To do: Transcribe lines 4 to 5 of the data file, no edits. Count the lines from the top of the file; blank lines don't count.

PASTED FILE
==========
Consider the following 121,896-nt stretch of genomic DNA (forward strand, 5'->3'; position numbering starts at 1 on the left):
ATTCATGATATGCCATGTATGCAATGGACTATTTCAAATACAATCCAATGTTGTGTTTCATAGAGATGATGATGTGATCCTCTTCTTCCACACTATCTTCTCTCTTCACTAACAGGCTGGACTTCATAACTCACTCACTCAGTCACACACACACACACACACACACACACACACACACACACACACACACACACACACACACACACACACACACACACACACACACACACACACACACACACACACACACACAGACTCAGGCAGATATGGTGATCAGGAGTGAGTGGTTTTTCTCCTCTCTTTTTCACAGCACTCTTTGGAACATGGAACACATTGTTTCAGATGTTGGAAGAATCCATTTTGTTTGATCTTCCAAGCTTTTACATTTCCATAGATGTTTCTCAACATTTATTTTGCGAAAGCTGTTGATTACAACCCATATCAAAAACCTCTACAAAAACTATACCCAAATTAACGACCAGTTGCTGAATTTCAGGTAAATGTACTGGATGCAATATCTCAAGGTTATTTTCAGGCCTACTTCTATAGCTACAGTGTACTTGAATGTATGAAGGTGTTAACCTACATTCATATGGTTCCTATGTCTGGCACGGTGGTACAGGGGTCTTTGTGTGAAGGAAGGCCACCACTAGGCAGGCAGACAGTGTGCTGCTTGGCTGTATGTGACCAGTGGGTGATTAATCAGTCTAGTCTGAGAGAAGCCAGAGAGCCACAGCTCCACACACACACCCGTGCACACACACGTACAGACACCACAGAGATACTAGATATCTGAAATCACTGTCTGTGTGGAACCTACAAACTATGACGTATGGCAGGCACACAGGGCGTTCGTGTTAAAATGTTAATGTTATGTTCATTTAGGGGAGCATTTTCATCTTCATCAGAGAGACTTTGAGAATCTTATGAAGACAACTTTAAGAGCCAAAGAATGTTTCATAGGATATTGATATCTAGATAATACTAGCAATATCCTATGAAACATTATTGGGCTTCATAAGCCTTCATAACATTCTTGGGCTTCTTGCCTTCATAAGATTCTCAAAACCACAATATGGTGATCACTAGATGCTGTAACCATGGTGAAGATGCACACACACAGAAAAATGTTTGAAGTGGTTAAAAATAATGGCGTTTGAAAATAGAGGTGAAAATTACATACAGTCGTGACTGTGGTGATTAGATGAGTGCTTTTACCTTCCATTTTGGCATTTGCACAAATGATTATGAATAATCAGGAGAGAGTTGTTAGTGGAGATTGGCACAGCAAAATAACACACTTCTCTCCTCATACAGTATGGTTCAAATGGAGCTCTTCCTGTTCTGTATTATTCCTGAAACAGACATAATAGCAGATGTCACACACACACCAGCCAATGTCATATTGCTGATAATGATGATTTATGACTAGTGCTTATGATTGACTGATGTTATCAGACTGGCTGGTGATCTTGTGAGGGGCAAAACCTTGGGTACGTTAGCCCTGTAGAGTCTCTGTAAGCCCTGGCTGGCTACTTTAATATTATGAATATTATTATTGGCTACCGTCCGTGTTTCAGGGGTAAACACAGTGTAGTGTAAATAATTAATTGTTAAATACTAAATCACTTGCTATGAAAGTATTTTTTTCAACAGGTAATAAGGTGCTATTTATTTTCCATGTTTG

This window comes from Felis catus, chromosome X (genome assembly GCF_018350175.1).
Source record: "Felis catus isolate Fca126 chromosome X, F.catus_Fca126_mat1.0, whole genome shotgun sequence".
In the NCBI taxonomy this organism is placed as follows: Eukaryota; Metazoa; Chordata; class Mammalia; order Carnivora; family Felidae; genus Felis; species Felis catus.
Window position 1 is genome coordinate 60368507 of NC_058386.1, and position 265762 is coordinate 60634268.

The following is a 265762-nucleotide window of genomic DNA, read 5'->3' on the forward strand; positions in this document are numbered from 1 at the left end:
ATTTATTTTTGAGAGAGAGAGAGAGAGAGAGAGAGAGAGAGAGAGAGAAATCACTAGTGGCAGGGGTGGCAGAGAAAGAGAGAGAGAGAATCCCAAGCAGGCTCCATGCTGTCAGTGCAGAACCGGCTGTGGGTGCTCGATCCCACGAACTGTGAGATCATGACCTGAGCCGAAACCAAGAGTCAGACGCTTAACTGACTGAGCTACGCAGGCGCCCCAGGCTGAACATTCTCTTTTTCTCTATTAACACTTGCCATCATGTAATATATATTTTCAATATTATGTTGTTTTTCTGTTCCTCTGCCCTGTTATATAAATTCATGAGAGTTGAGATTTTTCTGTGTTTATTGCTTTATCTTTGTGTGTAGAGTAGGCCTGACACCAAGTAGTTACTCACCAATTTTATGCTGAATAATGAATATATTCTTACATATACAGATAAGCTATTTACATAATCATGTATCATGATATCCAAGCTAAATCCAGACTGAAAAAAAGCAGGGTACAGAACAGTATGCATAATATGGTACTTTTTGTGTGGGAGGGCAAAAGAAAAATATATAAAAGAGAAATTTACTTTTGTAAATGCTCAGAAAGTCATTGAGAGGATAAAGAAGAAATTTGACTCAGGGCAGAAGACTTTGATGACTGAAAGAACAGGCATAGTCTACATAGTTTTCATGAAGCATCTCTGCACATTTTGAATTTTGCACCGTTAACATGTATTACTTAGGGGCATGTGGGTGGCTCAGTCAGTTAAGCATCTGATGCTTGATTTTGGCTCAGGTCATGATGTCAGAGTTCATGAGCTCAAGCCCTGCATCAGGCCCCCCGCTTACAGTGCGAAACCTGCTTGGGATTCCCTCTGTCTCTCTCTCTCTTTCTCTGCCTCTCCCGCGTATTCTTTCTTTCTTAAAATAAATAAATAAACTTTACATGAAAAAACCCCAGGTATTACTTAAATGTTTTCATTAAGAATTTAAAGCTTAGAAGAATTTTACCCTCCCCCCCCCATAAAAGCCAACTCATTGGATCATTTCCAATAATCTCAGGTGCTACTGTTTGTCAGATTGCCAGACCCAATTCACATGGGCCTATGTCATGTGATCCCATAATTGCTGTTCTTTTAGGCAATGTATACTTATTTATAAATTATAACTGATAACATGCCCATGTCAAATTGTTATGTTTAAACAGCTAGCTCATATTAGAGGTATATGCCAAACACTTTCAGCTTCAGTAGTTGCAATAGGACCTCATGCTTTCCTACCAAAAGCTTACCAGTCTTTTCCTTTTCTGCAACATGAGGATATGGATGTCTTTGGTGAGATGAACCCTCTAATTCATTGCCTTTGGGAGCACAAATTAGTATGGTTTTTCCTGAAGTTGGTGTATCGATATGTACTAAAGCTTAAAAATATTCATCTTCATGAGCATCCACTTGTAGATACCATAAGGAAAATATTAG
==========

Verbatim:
Source record: "Felis catus isolate Fca126 chromosome X, F.catus_Fca126_mat1.0, whole genome shotgun sequence".
In the NCBI taxonomy this organism is placed as follows: Eukaryota; Metazoa; Chordata; class Mammalia; order Carnivora; family Felidae; genus Felis; species Felis catus.